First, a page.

Blogging from A to Z: V is for Volcano Lady

vYou may recall from a previous post that I’m a big fan of independent authors.  Today, I’m honored to have steampunk indie author T.E. MacArthur, author of the Volcano Lady series, as my guest.  Enjoy this delightful interview!

Tell us a little bit about yourself.
I’m a cat person. Yup! That’s me. My cat disagrees but I’m 100% certain I am a cat too. Cats are natural storytellers. Ever look in the eyes of a cat at 1:30 am – they’re starving to death aren’t they, just ask them. So effective are they at storytelling that you get up, go to the kitchen, and find their bowl is still … full. What’s worse is that it isn’t the first time you’ve fallen for this ruse. That’s the power of a well-crafted narrative. It’s the epitome of getting your audience to shun reality in favor of the new paradigm. Full suspension of disbelief that such an adorable, furry little purring machine could never be so supremely self-possessed that it would wake you up at O-Dark-Thirty because the kibble is shy a ¼ inch from the top of the bowl. Masters of Illusion. Purveyors of Science Fiction and Fantasy.


T.E. MacArthur

When did you first start writing?
Remind me again when the Cretaceous era ended?

I honestly don’t think there was a time when I wasn’t writing. For a little while, I deluded myself into thinking I was a comic book artist. I wasn’t horrible, but I wasn’t very good either. I’ve tried plenty of “art” from portraiture (I like the Elizabethan style because perspective and reality never bother to interfere) to Happy Little Trees (because Bob Ross’s voice and instructions can calm me down after work like no other.)


What’s your newest work?
The Doomsday Relic. It is a Volcano Lady story, with Lettie, Tom, Miranda, and a bevy of villains. I’m trying something new this time – instead of a full novel, I’ve written a novella and presented it as a Victorian gazette. The layout is meant to evoke the old magazines with their serial stories. I also chose a larger publication size: 7” x 10”. Your average trade paperback is 6” x 9”, but I wanted it to feel and look a little different, yet still fit in a backpack or man purse (oops, I mean, “messenger bag.”)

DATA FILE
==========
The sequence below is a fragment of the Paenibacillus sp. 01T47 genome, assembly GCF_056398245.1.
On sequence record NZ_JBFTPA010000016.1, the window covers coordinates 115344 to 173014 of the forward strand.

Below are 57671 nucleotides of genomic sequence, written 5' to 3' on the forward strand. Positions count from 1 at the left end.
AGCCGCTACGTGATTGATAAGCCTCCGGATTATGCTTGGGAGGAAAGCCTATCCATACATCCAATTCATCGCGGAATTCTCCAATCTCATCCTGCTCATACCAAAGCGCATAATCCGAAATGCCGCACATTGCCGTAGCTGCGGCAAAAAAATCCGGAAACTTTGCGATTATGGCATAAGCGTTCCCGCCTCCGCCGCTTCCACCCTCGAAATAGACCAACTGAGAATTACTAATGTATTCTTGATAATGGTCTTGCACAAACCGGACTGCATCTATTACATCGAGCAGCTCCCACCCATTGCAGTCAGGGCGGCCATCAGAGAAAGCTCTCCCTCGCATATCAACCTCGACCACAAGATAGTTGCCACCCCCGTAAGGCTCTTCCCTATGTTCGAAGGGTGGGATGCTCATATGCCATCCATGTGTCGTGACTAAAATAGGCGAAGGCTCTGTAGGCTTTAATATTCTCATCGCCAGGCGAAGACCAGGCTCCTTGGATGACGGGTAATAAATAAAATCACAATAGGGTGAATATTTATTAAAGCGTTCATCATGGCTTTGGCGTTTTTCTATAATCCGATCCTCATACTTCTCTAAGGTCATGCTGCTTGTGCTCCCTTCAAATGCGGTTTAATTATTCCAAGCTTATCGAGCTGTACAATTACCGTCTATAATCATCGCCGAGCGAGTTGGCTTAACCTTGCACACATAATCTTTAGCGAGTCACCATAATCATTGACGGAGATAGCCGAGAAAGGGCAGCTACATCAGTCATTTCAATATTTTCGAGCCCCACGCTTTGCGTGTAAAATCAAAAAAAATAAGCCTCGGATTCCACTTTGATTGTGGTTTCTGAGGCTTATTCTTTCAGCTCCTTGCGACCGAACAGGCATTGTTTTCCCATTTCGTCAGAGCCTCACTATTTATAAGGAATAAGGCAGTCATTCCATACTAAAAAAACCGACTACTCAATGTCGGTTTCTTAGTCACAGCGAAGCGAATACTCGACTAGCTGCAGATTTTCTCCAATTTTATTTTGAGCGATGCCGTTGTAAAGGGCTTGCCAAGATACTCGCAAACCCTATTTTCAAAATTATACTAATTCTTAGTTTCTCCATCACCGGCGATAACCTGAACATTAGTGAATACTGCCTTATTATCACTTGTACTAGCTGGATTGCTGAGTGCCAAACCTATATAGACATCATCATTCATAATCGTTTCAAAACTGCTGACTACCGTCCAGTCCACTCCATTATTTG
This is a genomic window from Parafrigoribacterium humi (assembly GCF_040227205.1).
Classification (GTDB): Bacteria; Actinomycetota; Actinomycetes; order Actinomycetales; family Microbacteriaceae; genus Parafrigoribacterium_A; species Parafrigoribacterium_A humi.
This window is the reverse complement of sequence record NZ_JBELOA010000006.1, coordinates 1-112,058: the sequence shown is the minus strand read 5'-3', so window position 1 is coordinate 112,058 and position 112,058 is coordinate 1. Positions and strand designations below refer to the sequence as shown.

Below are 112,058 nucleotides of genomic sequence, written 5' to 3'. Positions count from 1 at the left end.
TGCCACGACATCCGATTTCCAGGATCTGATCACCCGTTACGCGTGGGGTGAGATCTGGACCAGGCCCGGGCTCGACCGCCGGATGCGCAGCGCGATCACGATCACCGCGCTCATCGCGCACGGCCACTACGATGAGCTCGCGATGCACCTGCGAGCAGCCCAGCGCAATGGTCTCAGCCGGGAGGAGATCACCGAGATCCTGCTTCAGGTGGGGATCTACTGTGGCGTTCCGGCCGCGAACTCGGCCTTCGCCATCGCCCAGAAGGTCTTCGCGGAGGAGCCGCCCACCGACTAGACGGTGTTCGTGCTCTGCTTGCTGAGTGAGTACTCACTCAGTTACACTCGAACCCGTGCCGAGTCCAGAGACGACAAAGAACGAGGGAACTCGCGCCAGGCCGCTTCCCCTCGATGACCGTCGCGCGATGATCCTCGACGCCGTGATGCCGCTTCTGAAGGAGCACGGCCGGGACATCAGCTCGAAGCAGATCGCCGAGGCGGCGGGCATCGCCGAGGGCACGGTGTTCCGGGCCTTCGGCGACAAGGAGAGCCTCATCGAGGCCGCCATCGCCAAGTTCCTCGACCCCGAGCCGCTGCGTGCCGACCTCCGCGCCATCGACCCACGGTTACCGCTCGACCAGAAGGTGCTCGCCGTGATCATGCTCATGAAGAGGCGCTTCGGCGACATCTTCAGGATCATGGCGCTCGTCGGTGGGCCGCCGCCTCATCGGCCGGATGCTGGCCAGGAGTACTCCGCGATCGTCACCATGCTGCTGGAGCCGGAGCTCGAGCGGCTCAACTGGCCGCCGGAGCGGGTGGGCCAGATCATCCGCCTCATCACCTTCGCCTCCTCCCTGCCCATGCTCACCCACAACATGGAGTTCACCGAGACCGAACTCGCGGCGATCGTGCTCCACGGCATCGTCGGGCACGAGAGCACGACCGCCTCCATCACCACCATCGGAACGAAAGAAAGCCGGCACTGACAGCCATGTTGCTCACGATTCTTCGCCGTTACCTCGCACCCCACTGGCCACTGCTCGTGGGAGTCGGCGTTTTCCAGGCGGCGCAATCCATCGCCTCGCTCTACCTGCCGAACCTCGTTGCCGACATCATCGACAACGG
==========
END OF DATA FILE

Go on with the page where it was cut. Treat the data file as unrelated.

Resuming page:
doomsdayrelicWhat is it about? It’s the no-holds-barred adventure of Lettie Gantry, off to the American West, in search of an ancient temple and an old enemy. More gadgets and secrets. Chases. Escapes. Everything you want to read when you’re at the beach – or at home curled up with a glass of wine, a catnip high kitten, the door shut against your weird neighbor and the screaming toddler from upstairs, and Expedition Unknown on in the background. Okay – that’s really specific to me, but you get the idea, right?


Where do you get your ideas?
Childhood cartoons and those brilliantly odd TV shows from the 60s and 70s. There are a couple of homages to The Wild Wild West and The Rifleman in The Doomsday Relic. I was very sad last weekend, as I realized that the Saturday Morning Cartoon really doesn’t exist anymore, does it? I’d wake up at the crack of freaking dawn to sneak downstairs to the old black & white TV, with my trusty tape recorder, and I’d make sure I got every episode of Josie and the Pussycats – songs and all.
I think the 60s and 70s were relatively uninhibited. You had a doped-up dragon, a kid on a psychedelic trip with his magic flute, bee-musicians having all sorts of adventures, and a blond racecar driver who spent most of her time dealing with a serial-killer uncle. Sometimes, some barely-disguised soft bondage sneaked its way in, leading many of us growing up then to have a skewed sense of what constituted fun. Good stuff, I tell you.
Let’s of course not forget the (British) Avengers and My Partner the Ghost.
That influence tweaked my sense of adventure. It informed my idea of what a strong woman could do (thank you, Mrs. Peel) and what excitement looked like (hey, I want to be a Secret Service Agent for President Grant!) I think it’s fair to say that I get my ideas from my childhood.

Where did you grow up, and how does that influence your writing?
I grew up in Colorado. Every year we’d take a few trips up to Cripple Creek – this charming little town on the backside of Pike’s Peak that banks on its Victorian and Wild West décor. There was the annual trip to Glenwood Springs – home of every rotten egg on the planet (okay, sulfur springs do not smell nice, but I promise you go nose-blind after the first 3 hours.) Beyond the hot springs and mineral pools, that were amazing by the way, it was also the place where Doc Holliday breathed his last. There were ranches where we went to camp. Rivers to sleep next to. Breath-taking mountains. Zuni, Hopi, and Navajo culture. All of it being the epitome of the American Frontier. I’m not sure why I don’t just go ahead and write Westerns, but I love English history too. Steampunk has allowed me to delve into both with glee!

What is the greatest joy of writing for you?
The greatest joy these days is going back to read something I wrote in high school or college and realizing that I don’t (what’s the right word to use on a family friendly blog?) suck as much as I used to. Ha! No, actually, the truth is that I’ve had people I admire greatly and some I go goofy over come up to me and say that they love my work. I’ve heard readers mention little clues I put in or emotional elements I thought might be overlooked with all the history and technology – that informs me how much they delved into the story and how well it touched them. That is my greatest joy

Of the characters you’ve created, which one is your favorite and why?